Were the findings in line with what you expected from consumers’ attitudes and concern
Almost everything in this report surprised me. I was surprised by the high level of awareness of the problem, the large number of people who could specifically name the 737 MAX as the grounded plane, and the abject fear that exists. The fact that business and leisure travelers alike are saying, “I don't want to get on this plane – even a year out” was eye-opening to me.
A lot of the respondents said they would have concerns about flying on the MAX. And the fact that so many people said that given the 737 MAX or options that are less convenient, less efficient, or more expensive would opt for the other options – the “non-737 MAX” options – really took me by surprise.
I was also shocked by how people's opinions of Boeing had changed. Pre-737 MAX, people viewed Boeing in a way the company probably would have been comfortable with. They were simply considered a big, large global corporate entity. But it was an entity that was trustworthy. A name that once stood for trust and safety and reliability. Boeing is now a tainted brand, viewed as irresponsible, arrogant and unsafe,
The saying, "If it's not Boeing, I'm not going," is now considered almost dirty. It's a bad name. That really surprised me.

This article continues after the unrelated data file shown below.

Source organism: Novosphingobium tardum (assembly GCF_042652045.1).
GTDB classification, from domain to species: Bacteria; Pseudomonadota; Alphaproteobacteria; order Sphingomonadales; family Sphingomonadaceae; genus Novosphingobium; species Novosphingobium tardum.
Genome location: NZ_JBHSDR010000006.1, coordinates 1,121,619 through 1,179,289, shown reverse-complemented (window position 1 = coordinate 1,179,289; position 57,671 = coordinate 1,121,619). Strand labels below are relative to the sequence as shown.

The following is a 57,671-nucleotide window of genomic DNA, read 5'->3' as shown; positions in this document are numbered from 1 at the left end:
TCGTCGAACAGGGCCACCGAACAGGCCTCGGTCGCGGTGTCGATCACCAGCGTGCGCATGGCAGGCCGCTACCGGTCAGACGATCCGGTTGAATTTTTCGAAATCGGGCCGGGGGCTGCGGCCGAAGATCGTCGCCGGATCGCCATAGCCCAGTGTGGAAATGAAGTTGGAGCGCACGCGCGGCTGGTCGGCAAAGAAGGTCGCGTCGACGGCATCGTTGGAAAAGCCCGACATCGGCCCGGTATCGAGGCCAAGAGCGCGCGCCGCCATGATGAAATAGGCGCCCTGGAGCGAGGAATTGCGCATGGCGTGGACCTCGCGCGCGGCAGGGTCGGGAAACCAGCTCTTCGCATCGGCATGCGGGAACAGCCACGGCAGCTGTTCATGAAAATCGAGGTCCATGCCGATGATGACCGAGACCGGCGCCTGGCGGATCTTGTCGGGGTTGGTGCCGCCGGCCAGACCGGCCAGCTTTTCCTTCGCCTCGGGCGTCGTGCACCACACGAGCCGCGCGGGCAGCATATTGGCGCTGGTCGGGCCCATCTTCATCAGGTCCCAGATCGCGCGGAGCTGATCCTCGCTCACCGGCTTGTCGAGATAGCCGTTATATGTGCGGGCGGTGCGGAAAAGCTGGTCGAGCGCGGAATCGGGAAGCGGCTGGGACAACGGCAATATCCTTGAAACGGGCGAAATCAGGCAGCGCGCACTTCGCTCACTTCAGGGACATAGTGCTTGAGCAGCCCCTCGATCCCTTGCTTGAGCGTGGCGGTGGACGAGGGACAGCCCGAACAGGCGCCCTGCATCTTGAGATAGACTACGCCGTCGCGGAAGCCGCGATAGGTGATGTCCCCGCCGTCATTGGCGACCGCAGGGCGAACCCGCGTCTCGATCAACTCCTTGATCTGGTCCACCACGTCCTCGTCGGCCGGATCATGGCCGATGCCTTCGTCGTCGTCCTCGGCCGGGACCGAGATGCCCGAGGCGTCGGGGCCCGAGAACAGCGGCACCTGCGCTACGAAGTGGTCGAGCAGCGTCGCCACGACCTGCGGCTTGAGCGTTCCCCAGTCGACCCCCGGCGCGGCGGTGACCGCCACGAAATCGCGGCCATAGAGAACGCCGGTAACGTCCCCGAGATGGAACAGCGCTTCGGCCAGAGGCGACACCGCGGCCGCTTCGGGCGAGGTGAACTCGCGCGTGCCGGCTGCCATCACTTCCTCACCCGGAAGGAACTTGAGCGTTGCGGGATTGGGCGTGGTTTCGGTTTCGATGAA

A month ago, a friend told me how she and her husband were panicked when they noticed they were flying on a 737-800 because they confused it with the MAX. How do you think just the “737” by itself is tarnished?
That's an interesting question. I had a similar experience in April. I was returning from Atlanta to San Francisco on Delta and we were on a 737-900. People were getting on the plane and then going up to the cockpit, asking the pilot, “Are we on the 737 MAX?” One of the pilots came on the PA and said, "Folks, I've gotten a lot of questions from you about the 737 MAX. I understand why you're asking this. That plane is grounded. No airline that has it is operating with it right now. Delta doesn't have it and we don't have it on order so you don't have to worry about that."
The pilot proceeded to explain the type of plane we were on and calmed everybody down. The flight attendants later told me that they'd been getting these questions all the time and that their family and friends were also asking them.